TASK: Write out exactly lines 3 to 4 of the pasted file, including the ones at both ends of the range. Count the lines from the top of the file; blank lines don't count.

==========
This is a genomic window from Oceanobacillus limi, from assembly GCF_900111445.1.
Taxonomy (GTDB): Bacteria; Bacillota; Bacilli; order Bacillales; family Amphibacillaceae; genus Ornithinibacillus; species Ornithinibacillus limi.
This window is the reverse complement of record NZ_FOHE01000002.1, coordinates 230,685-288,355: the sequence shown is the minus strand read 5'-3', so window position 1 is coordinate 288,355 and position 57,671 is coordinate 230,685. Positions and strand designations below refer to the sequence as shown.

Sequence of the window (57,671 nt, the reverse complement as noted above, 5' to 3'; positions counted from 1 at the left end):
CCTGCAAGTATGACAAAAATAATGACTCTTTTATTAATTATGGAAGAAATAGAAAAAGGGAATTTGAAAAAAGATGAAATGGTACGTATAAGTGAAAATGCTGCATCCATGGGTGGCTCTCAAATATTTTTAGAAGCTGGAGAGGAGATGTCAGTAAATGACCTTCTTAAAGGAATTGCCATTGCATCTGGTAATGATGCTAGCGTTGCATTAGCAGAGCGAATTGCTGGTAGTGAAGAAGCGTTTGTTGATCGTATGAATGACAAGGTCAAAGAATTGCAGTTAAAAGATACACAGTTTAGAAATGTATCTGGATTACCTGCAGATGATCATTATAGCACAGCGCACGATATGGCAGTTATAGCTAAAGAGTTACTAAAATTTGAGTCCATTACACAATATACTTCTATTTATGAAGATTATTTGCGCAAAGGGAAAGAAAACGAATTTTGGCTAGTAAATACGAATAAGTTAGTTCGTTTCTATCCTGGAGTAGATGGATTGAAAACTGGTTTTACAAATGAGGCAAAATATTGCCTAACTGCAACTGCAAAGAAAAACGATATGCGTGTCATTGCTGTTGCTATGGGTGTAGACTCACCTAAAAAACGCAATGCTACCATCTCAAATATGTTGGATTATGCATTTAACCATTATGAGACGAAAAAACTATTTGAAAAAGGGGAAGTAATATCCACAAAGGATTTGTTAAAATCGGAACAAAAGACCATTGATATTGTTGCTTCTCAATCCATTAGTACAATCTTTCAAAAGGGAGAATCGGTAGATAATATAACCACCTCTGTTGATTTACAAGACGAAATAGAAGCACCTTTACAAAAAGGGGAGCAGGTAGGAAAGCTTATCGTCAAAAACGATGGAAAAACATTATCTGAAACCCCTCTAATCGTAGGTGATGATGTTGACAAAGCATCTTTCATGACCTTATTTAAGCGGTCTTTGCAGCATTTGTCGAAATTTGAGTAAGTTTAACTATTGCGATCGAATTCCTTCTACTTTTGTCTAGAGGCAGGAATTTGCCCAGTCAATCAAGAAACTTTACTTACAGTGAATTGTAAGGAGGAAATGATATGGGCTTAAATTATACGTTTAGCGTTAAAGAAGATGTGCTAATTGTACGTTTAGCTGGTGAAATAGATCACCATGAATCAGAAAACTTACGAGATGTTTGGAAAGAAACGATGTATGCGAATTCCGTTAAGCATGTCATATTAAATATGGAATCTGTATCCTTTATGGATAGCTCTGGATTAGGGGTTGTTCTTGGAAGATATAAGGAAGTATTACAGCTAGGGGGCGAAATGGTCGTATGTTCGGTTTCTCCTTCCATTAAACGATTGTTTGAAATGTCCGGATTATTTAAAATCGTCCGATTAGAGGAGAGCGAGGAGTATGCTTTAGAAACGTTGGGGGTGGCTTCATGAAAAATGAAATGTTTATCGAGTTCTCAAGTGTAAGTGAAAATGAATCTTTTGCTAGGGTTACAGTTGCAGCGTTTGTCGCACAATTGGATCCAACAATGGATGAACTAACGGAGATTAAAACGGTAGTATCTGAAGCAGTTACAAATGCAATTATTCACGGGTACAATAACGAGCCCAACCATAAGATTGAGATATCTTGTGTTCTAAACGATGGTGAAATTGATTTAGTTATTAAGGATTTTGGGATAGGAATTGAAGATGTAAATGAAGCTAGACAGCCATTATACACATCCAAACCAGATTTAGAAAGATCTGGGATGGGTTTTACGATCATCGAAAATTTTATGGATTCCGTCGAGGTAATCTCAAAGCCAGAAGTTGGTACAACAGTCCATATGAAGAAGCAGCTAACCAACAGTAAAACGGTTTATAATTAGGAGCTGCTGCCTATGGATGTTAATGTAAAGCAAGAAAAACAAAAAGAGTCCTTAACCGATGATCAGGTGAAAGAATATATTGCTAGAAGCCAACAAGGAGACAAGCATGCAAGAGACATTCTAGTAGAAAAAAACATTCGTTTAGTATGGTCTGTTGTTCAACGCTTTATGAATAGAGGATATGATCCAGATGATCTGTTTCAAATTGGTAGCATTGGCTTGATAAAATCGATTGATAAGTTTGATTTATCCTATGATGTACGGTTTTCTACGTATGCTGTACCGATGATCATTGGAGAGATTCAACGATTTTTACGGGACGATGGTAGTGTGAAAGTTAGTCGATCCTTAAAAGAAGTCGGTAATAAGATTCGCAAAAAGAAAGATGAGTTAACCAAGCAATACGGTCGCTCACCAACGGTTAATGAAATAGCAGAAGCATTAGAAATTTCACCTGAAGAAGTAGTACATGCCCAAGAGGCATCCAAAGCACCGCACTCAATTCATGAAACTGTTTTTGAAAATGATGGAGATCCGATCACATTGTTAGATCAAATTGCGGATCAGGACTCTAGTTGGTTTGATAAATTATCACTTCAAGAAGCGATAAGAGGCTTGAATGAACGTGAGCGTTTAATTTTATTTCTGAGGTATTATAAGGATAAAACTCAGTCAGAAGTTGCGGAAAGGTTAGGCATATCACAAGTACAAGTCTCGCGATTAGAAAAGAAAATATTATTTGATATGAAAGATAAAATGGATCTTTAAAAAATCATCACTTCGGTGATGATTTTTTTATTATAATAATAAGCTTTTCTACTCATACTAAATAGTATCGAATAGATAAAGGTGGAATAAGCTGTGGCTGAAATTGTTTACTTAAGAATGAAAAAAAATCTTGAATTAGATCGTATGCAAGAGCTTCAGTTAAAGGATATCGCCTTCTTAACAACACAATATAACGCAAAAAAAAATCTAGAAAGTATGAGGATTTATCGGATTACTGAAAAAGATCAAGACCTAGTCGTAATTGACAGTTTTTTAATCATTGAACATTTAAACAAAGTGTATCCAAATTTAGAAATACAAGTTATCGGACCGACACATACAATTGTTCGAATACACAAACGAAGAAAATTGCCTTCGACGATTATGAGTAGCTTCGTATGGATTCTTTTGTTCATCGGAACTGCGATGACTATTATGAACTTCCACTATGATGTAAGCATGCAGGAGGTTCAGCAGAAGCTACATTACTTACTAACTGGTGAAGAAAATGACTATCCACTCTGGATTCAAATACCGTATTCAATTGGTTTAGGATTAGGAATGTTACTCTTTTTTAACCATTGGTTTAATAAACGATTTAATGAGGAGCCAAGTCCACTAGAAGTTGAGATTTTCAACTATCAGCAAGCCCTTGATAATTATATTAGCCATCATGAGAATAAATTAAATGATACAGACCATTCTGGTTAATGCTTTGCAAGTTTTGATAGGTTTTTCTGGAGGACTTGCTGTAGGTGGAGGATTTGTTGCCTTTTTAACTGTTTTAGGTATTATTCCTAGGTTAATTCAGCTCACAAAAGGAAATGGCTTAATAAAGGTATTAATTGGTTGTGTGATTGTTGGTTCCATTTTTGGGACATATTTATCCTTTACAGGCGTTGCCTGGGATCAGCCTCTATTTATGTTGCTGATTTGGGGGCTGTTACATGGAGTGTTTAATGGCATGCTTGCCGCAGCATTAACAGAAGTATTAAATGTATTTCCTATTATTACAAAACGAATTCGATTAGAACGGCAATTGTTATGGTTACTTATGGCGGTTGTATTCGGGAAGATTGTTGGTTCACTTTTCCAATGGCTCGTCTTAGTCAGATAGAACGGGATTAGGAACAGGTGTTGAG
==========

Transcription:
This window is the reverse complement of record NZ_FOHE01000002.1, coordinates 230,685-288,355: the sequence shown is the minus strand read 5'-3', so window position 1 is coordinate 288,355 and position 57,671 is coordinate 230,685. Positions and strand designations below refer to the sequence as shown.

Sequence of the window (57,671 nt, the reverse complement as noted above, 5' to 3'; positions counted from 1 at the left end):